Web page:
Eliminating Cherry "Tan Lines"

Clear tape used to hold a miter glue-up apparently blocked the ultraviolet light, leaving Cherry wood with light lines. Is there any fix? December 6, 2011

Question
I built some mitered posts out of cherry for a project and used clear packing tape to hold the seams while I glued the joints. These posts sat in my shop for a while before I removed the packing tape. Apparently the tape filters UV light, because I now have "tan lines" on all the posts.

Sanding doesn't seem to have any impact. I'm considering trying to put these out in the sun for a while to even the color out (it's been rainy here for a couple days, so I have to wait until the sun reappears). I've also considered running them through the planer, because the exact dimension is not critical. In either case, I would prefer to even the color out before I proceed on assembly, which will make even sun exposure more difficult and planing impossible. Based on other forum entries, it would probably be possible to balance the color at the finishing stage, but I would prefer to have it as even as possible before I get to finishing.

I've had a similar issue with mahogany in the past. This was not due to packing tape, but overlapping boards being stored. If I remember correctly, the color evened pretty quickly by sanding in that case. I've included a couple pictures to show one of the posts with the color variation.


Click here for higher quality, full size image


Click here for higher quality, full size image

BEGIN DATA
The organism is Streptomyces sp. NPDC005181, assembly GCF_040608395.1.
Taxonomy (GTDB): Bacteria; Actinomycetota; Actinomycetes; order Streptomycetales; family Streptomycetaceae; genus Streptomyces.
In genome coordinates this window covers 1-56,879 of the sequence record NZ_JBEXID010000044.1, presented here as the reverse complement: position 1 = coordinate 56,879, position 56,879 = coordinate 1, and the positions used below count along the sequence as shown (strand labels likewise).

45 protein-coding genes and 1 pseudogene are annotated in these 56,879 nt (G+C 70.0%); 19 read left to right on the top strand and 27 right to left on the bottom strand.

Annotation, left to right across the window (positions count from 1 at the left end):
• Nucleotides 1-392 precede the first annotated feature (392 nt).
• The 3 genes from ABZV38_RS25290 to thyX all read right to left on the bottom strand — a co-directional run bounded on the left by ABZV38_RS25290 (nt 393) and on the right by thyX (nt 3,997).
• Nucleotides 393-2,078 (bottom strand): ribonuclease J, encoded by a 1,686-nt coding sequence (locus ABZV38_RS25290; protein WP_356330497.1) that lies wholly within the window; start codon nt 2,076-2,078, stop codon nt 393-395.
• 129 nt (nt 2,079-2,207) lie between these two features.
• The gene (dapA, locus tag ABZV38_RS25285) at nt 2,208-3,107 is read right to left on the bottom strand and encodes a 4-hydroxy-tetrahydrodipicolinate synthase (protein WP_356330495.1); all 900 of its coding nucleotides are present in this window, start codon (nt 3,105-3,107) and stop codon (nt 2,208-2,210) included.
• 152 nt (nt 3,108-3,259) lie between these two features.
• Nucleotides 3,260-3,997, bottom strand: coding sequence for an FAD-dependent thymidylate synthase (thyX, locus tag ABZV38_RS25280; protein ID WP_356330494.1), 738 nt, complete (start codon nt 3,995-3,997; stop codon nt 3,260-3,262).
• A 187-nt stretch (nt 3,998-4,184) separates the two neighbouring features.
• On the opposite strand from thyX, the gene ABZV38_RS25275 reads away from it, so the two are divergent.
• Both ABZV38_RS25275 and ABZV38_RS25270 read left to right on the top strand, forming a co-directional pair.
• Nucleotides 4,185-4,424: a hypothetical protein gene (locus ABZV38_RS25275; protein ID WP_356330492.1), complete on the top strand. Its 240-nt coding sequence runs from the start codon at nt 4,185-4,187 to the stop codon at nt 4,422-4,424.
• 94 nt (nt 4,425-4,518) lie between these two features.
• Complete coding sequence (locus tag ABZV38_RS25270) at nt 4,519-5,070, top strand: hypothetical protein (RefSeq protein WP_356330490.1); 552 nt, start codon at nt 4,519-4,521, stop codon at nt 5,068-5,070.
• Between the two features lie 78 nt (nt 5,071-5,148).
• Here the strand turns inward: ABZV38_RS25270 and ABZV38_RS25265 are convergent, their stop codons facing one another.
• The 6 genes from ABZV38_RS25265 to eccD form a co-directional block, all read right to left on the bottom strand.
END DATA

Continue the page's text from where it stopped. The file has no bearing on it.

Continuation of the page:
Forum Responses
(Finishing Forum)
From contributor J:
If the board thickness is not critical, I would run it through the planar first and see what happens. Putting it out into the sun is not always successful and I don't think you want to have to deal with it on your finishing schedule. Can you flip the board?



From the original questioner:
Thanks for the advice. I'll probably try the planer. The sun looks like it might come out this afternoon so I might first set them outside for a couple hours to see if it lessens the contrast. I can't flip it because it is a 4" X 4" post made of 4 sides with mitered edges. All sides have the same problem (some worse than others) but all sides will be visible when the project is finished.



From contributor K:
If the thickness cannot be reduced then Iíve found that reverse taping and allowing the untanned sections to even up. It's always a good habit to always cover your U.V. sensitive woodwork with tarps. I've found that even shop lighting can affect the tannins on these woods.